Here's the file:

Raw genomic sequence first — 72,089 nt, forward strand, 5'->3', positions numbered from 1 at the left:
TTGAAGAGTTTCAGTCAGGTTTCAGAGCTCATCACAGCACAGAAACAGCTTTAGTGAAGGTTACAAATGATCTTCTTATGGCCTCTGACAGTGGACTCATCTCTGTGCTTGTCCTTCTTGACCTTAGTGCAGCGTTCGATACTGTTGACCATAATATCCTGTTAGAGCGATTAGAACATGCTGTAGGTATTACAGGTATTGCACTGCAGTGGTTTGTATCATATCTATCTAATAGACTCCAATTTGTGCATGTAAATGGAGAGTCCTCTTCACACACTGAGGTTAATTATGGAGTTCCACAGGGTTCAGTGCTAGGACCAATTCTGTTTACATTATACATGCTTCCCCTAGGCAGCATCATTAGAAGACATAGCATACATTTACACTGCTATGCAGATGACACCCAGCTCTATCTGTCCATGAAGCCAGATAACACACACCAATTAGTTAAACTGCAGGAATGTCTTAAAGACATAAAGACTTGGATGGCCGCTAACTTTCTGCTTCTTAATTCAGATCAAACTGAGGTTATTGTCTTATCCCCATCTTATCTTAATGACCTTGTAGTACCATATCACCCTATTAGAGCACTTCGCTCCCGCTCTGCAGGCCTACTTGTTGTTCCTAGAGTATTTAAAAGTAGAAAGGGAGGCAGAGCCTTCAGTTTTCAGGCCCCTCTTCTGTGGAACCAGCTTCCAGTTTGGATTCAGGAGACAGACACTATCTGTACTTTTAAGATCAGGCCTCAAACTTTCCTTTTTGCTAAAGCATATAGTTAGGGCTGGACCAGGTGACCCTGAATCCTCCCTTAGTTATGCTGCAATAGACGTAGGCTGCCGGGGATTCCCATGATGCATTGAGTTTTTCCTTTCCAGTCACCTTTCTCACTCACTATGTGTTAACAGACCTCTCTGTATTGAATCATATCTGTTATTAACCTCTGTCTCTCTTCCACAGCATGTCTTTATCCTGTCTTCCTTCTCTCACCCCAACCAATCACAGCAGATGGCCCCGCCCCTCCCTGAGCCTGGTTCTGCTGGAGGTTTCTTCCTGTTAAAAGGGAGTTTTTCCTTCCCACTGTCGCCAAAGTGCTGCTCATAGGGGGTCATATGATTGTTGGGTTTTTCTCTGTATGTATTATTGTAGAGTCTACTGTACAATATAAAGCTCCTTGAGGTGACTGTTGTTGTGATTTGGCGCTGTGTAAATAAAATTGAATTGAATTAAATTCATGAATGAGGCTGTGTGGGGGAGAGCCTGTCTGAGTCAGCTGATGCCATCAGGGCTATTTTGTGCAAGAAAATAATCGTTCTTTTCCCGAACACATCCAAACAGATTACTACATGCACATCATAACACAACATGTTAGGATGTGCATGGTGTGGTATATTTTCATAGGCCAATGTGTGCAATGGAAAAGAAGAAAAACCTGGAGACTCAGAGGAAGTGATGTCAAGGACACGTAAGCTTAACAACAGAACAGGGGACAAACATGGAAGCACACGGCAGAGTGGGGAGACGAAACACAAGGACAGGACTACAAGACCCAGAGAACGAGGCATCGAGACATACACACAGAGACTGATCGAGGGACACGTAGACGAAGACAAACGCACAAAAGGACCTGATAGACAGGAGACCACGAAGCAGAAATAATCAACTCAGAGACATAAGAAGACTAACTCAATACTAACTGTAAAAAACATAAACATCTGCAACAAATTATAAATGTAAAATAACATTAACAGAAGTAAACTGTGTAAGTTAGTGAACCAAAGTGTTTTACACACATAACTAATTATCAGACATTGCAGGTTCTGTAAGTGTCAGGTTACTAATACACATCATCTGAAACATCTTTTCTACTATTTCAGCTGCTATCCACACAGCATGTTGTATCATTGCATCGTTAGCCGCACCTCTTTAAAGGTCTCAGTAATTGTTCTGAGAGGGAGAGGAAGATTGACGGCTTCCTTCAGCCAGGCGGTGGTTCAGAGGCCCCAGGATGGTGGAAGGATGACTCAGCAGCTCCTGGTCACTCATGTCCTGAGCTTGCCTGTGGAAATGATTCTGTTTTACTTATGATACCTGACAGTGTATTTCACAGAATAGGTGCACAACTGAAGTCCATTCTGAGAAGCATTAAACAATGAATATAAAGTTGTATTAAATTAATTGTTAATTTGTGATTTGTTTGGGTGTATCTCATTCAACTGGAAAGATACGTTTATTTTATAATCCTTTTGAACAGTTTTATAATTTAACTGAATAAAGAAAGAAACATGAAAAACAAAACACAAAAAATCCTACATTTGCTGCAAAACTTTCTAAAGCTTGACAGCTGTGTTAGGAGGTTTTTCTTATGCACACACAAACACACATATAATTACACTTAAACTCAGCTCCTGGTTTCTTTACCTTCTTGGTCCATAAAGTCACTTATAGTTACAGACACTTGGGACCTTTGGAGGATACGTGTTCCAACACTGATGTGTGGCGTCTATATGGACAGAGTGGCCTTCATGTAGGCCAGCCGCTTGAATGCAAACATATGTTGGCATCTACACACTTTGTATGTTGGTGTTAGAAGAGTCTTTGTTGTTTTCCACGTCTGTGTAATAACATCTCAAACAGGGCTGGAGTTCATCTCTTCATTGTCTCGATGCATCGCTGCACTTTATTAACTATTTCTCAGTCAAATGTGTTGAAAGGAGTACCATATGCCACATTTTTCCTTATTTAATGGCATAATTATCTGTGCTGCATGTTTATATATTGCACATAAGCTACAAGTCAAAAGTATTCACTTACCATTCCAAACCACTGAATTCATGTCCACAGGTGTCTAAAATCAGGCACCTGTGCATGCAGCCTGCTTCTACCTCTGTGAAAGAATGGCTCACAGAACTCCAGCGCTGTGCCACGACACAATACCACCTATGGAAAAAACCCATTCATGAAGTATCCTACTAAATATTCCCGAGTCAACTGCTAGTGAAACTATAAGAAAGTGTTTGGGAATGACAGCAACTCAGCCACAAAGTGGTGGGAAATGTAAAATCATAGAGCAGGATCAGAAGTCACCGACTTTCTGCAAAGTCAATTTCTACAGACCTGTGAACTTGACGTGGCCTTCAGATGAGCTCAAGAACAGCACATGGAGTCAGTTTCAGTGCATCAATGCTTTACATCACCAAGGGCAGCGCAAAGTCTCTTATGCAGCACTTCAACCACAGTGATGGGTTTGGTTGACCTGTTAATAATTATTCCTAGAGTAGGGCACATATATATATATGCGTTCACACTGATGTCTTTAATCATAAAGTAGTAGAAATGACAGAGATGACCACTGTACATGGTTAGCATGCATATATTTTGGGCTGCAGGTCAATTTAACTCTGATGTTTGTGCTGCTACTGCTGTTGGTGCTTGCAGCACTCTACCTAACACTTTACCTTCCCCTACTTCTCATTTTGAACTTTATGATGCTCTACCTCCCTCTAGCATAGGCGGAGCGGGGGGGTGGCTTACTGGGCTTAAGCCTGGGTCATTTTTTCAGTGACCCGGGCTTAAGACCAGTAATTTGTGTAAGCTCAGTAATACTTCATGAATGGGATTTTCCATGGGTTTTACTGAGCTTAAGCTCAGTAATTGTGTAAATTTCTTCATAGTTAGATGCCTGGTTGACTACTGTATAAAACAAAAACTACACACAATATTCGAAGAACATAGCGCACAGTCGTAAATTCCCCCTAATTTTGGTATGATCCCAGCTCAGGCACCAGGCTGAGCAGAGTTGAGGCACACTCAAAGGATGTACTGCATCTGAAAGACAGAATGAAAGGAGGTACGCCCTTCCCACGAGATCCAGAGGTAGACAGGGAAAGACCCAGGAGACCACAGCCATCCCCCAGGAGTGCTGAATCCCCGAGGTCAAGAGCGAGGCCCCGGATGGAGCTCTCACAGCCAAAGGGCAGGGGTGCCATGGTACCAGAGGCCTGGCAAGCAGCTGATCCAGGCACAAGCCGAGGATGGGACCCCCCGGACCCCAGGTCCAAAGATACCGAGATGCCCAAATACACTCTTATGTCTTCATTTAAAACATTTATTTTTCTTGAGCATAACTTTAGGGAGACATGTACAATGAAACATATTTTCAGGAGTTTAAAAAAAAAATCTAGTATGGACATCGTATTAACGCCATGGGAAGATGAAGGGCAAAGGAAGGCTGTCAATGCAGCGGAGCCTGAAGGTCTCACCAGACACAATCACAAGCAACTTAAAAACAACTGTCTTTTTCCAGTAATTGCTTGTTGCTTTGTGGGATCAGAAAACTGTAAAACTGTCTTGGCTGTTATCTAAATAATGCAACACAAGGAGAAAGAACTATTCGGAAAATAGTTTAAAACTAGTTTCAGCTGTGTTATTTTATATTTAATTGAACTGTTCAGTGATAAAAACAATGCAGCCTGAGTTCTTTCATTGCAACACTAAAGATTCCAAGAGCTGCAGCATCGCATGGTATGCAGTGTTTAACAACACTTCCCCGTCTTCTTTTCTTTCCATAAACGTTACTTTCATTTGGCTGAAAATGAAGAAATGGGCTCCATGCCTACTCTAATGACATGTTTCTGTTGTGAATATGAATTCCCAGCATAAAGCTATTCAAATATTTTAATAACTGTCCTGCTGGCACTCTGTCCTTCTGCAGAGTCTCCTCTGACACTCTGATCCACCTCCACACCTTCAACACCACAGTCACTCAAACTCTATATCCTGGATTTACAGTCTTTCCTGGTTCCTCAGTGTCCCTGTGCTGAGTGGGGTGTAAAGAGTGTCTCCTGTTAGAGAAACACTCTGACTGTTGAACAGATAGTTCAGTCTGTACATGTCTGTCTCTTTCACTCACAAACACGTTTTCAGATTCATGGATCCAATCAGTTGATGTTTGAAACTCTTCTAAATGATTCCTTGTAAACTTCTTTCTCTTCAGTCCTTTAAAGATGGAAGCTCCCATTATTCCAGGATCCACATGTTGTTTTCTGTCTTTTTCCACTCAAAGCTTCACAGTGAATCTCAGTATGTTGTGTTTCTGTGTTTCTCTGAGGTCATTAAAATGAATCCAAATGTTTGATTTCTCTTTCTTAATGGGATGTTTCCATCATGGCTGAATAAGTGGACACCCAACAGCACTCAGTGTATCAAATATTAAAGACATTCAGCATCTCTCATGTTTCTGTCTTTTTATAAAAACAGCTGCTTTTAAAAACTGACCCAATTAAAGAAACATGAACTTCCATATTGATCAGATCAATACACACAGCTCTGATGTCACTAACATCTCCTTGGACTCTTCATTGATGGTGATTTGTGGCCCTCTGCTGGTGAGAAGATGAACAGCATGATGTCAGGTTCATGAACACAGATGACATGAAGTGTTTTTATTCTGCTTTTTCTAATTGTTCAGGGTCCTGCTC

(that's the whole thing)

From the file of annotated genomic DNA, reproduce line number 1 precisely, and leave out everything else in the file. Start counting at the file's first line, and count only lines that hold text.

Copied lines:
Raw genomic sequence first — 72,089 nt, forward strand, 5'->3', positions numbered from 1 at the left: